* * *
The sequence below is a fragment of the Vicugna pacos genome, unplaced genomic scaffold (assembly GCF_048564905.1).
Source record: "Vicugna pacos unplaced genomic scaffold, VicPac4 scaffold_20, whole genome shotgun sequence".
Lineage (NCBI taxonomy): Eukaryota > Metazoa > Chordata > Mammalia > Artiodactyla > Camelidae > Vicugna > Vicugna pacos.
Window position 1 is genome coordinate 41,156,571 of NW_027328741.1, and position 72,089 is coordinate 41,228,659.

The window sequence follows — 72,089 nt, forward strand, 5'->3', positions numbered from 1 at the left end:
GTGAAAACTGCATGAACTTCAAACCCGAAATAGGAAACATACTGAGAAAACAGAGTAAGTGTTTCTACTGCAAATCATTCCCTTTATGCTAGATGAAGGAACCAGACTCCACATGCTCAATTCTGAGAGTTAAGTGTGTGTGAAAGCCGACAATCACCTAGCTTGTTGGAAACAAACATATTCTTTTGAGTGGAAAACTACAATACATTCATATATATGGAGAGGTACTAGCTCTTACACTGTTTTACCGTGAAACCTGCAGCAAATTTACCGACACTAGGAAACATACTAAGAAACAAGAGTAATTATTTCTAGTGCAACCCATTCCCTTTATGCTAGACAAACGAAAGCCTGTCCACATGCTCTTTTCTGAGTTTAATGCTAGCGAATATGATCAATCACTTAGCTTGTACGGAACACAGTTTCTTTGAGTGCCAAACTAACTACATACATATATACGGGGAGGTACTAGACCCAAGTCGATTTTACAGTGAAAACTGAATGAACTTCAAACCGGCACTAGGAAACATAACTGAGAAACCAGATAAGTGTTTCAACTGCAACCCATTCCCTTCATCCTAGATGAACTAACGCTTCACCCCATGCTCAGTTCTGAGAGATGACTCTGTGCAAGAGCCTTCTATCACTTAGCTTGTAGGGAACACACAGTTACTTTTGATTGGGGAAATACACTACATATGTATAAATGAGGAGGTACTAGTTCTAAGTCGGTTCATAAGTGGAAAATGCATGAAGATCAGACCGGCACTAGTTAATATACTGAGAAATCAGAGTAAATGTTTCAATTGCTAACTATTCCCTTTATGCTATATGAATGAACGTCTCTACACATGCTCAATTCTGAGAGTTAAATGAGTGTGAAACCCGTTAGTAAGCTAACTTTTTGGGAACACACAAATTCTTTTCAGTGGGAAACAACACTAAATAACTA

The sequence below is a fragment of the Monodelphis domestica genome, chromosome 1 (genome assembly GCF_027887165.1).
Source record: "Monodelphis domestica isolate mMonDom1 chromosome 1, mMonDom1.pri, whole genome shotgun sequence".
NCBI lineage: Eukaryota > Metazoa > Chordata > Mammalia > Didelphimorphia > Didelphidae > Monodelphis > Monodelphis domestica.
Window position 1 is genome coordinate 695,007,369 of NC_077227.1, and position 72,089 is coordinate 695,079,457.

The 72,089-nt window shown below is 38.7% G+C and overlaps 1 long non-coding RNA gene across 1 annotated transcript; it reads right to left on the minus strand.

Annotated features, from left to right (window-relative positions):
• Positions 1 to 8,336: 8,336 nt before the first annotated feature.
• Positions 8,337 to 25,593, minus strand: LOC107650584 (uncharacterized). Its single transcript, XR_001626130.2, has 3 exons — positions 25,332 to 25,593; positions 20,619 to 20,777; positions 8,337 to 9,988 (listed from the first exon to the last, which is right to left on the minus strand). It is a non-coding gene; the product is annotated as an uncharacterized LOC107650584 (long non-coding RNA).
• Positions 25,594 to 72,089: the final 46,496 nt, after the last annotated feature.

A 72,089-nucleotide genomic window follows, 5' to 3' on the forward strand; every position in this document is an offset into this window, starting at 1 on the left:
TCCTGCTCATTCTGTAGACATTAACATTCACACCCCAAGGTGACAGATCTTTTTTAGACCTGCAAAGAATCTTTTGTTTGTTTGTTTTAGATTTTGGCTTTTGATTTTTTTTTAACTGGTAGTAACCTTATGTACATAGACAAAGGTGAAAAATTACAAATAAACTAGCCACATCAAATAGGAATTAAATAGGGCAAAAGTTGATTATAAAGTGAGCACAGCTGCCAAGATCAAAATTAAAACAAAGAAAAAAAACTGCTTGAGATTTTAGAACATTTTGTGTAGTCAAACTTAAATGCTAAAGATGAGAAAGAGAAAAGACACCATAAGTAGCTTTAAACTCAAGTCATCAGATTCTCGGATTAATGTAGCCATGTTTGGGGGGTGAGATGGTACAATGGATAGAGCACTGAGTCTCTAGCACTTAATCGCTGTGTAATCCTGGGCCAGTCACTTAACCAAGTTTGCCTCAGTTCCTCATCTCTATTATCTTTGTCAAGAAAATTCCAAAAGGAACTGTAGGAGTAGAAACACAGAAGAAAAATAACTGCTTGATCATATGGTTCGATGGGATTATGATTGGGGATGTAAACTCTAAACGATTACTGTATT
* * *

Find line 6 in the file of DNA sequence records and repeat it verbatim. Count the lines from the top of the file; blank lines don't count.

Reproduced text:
GTGAAAACTGCATGAACTTCAAACCCGAAATAGGAAACATACTGAGAAAACAGAGTAAGTGTTTCTACTGCAAATCATTCCCTTTATGCTAGATGAAGGAACCAGACTCCACATGCTCAATTCTGAGAGTTAAGTGTGTGTGAAAGCCGACAATCACCTAGCTTGTTGGAAACAAACATATTCTTTTGAGTGGAAAACTACAATACATTCATATATATGGAGAGGTACTAGCTCTTACACTGTTTTACCGTGAAACCTGCAGCAAATTTACCGACACTAGGAAACATACTAAGAAACAAGAGTAATTATTTCTAGTGCAACCCATTCCCTTTATGCTAGACAAACGAAAGCCTGTCCACATGCTCTTTTCTGAGTTTAATGCTAGCGAATATGATCAATCACTTAGCTTGTACGGAACACAGTTTCTTTGAGTGCCAAACTAACTACATACATATATACGGGGAGGTACTAGACCCAAGTCGATTTTACAGTGAAAACTGAATGAACTTCAAACCGGCACTAGGAAACATAACTGAGAAACCAGATAAGTGTTTCAACTGCAACCCATTCCCTTCATCCTAGATGAACTAACGCTTCACCCCATGCTCAGTTCTGAGAGATGACTCTGTGCAAGAGCCTTCTATCACTTAGCTTGTAGGGAACACACAGTTACTTTTGATTGGGGAAATACACTACATATGTATAAATGAGGAGGTACTAGTTCTAAGTCGGTTCATAAGTGGAAAATGCATGAAGATCAGACCGGCACTAGTTAATATACTGAGAAATCAGAGTAAATGTTTCAATTGCTAACTATTCCCTTTATGCTATATGAATGAACGTCTCTACACATGCTCAATTCTGAGAGTTAAATGAGTGTGAAACCCGTTAGTAAGCTAACTTTTTGGGAACACACAAATTCTTTTCAGTGGGAAACAACACTAAATAACTA